the shutters are kept a jar closed this morning. i will only see out of one eye. my own blue light vibrates, hollows out my greying stomach leaving space to think - - you should’ve reached out but i can’t get my hand past the edge of my bed, so i use my hands instead to harden my molten tongue and soften my clenched cheeks. a sour gap between chin - - belly. rolling a mushy blade of grass between my fingers - - stretching a water bottle - - kicking the end of my bed - - do you feel empty? she said. I said - - like unthreaded needles? like tupperwear unfilled? - - is that empty? you felt like silk disrupted with the crease on your forces and i tried to collect the other day but you weren’t even there it was some other guy i only see you when i buy bags of must i miss the hugs you gave from ear to floor but now you’re cheating on me with yourself and now i’m a zippo without fluid and you’re the first *** packet without a number and without a warning and i'm without - -
one line poem broken by - -
about someone i want to love
The summer freckles the
boys, tucking in the grasses
in their masses, forgetting
what their mothers sang. Their
love burns in blood-stream blaze,
becomes heat and nothing else and
nothing else. Our sun set late, so they pray for consenting
girls that feed wrists into freckled hands to
brand themselves, bruised and brown.
A response to the line "The grasses forgetting their blaze, and consenting to brown" from 'A Sunset of the City' by Gwendolyn Brooks. The line is embedded in the last words of each line.
You were the anti-glow.
A ball of soot, sunk
in pools of polyester.
You dented the lines of your
encyclopedia - ingested
images of the panther, the puma
and sat somewhere between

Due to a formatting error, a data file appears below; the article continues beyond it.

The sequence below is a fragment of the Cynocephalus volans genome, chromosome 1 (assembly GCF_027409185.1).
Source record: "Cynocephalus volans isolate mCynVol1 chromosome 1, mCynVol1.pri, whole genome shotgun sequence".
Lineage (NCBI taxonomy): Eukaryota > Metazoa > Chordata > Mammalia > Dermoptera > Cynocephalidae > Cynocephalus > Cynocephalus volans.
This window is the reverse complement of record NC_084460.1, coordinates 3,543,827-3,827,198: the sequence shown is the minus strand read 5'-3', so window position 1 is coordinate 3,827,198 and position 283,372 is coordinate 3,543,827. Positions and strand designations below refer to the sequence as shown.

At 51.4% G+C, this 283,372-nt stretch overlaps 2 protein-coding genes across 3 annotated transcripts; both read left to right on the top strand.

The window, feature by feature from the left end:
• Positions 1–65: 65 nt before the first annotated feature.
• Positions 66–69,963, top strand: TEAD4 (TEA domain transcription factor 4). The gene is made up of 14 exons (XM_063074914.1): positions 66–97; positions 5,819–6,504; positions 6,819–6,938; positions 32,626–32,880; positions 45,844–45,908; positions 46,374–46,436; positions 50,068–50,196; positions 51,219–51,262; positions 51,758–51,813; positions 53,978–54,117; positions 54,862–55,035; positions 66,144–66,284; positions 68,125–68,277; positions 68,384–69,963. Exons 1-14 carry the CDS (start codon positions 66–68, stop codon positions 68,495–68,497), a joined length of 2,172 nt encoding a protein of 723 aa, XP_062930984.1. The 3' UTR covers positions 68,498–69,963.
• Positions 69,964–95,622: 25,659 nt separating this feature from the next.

black ant and black bear
hibernating under towels of burnt tulle.
You fell off pastel lines
into charcoal smudge,
undersaturated, a pen-test-scribble,
a parachute in negative space
to protect your smoke-wisped skull.
when i was a small child, i wore black to a ballet class.
You bought the house with lavender
seeded in the front porch.
The scent flutters between the doorsill
and through the letterbox
like bills overdue and invoices outstanding. A postal aroma,
envelope glue smells like flowers to me.
I was never granted the privilege of rearranging flowers
You said, there was more to life than flora,
these emerald, sap dripping, saturated stems
Swelling petals fascinated under my untried eyes,
You said I must not even graze the things.
I longed for a taste of the forbidden flora.
Did buds taste like honey? Were they sour like you told me?
Would they poison these supple
and innocent lips, turn them pink to grey?
Could tastebuds kiss the perennial vines,
the posies, the spray of efflorescence
A taste of simple sweetness -
I remember when you ripped the front-porch-lavender.
The roots could not resist your claws.
You sweat to mutilate strained flowers,
You always work harder. Verdure spoiled.
Ravaged, ruptured, tanked soil.
— The End —